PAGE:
The UK Selections: 5 The Devil You Know


In 1992 the BBC reverted to one well-known singer to present eight final songs. The first choice was West-End crooner Michael Ball. Several long-standing Song For Europe contributors were present in the final, a final which contained several classic ballads. The British public however showed it had still not lost the knack of automatically going for the “bouncy one” and so “One Step Out Of Time” went to Malmo where an impressive performance lifted the song to second behind an Irish ballad that was arguably weaker than some of Michael’s SFE songs.
It all happened again in 1993 as Sonia showed us that she could handle a variety of styles quite different from her Stock Aitken Waterman back catalogue. The viewers again went for the predictable, bouncy and quite retro “Better The Devil You Know”, and once again a professional show saw the UK finish runner-up to, you guessed, another Irish ballad.
In 1994 there was no opportunity to vote for the bouncy one as there wasn’t one!. Frances Ruffelle (who?) sang six songs that ranged from midtempo to downbeat, to a generally underwhelmed public. There was a note of controversy when Ruffelle wore a patriotic T-shirt during “Lonely Symphony” which many inferred as a subtle message to vote for her own favourite song. The song was indeed chosen, but was renamed and re-arranged with a much chunkier backing track for the Eurovision final.
As the BBC were again having trouble finding artists another new approach was needed for 1995 and veteran pop producer Jonathan King stepped in to take charge of the selection. The end result was a very successful final in commercial terms which saw both the winning song and the third place song by Deuce crack the UK top 10, and entries by Dear Jon, Londonbeat and Sox (featuring Samantha Fox) made the lower reaches of the top 75.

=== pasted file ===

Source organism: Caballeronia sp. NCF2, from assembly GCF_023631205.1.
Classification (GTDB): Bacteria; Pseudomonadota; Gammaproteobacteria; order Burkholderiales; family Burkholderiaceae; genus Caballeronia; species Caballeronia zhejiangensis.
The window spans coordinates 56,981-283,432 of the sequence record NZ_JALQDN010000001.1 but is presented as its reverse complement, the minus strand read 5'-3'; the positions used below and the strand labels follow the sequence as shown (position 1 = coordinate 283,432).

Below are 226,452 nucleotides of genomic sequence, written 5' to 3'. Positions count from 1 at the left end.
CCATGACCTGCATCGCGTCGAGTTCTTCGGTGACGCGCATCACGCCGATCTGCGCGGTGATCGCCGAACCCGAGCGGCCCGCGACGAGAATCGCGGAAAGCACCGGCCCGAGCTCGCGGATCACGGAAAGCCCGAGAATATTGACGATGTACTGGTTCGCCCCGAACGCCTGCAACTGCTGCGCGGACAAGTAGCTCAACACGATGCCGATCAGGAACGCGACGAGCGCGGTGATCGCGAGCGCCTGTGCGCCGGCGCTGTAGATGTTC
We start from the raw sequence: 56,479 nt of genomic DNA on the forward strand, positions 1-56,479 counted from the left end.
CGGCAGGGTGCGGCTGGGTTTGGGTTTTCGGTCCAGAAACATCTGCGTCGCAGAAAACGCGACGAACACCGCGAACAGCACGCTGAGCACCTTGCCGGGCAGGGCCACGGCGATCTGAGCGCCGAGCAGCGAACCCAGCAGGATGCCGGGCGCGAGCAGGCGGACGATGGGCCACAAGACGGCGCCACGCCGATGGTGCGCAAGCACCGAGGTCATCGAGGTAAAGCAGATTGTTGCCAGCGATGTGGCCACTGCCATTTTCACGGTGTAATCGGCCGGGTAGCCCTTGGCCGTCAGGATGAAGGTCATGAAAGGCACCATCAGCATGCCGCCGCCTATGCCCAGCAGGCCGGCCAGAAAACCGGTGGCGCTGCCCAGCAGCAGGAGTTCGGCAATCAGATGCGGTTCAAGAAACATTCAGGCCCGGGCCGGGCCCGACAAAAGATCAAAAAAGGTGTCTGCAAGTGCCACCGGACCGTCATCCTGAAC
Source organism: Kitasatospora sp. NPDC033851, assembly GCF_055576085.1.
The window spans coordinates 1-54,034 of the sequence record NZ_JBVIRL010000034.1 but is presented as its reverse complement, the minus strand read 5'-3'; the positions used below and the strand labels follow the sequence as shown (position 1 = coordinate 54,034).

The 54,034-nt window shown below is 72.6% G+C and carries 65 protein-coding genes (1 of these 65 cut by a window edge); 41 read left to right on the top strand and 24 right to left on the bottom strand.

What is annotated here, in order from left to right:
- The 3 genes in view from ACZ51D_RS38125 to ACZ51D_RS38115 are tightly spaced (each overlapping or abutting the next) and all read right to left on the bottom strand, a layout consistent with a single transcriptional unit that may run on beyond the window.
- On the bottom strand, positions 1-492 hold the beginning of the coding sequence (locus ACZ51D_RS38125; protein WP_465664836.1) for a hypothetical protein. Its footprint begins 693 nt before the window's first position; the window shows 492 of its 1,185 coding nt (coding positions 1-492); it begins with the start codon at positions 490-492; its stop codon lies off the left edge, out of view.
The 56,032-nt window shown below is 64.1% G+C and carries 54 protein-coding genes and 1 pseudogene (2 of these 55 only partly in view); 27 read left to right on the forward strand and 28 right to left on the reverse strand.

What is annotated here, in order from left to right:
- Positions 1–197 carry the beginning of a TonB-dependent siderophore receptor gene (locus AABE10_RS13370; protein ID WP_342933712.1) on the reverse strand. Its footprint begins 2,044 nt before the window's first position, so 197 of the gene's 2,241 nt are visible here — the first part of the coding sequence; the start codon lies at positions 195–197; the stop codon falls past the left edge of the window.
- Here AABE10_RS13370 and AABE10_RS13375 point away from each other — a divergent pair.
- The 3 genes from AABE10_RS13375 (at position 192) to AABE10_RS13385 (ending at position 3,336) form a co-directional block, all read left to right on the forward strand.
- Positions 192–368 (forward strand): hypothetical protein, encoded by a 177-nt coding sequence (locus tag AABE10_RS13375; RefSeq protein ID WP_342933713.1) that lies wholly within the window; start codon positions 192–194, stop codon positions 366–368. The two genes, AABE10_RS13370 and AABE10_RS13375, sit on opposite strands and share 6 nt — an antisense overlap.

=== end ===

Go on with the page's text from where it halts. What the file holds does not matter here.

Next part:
King stayed in charge for 1996 but the SFE was renamed “The Great British Song Contest” and was scaled down to a four song final after a semi-final presented on BBC1. Gina G romped to victory and a worldwide smash, the only other notable performers were hitmaker Zeitia Massiah and moderately successful boy band Code Red.
The same format continued in 1997 but the semi-final was sadly relegated to Radio 2 morning show listeners, a process that would stay in place for the next six years. Katrina & The Waves were the only remotely well known act, and eased to victory with few problems.
1998 saw the UK defending it’s title in Birmingham and in a relatively close four way vote Imaani saw off her rivals, which included “I’ll Never Be Lonely Again” by Sapphire, which went on in remix form to become a club hit around the world. The last three years had seen “The Great British Song Contest” produce a winner, a runner-up and a worldwide smash single. Little did we know what lay around the corner.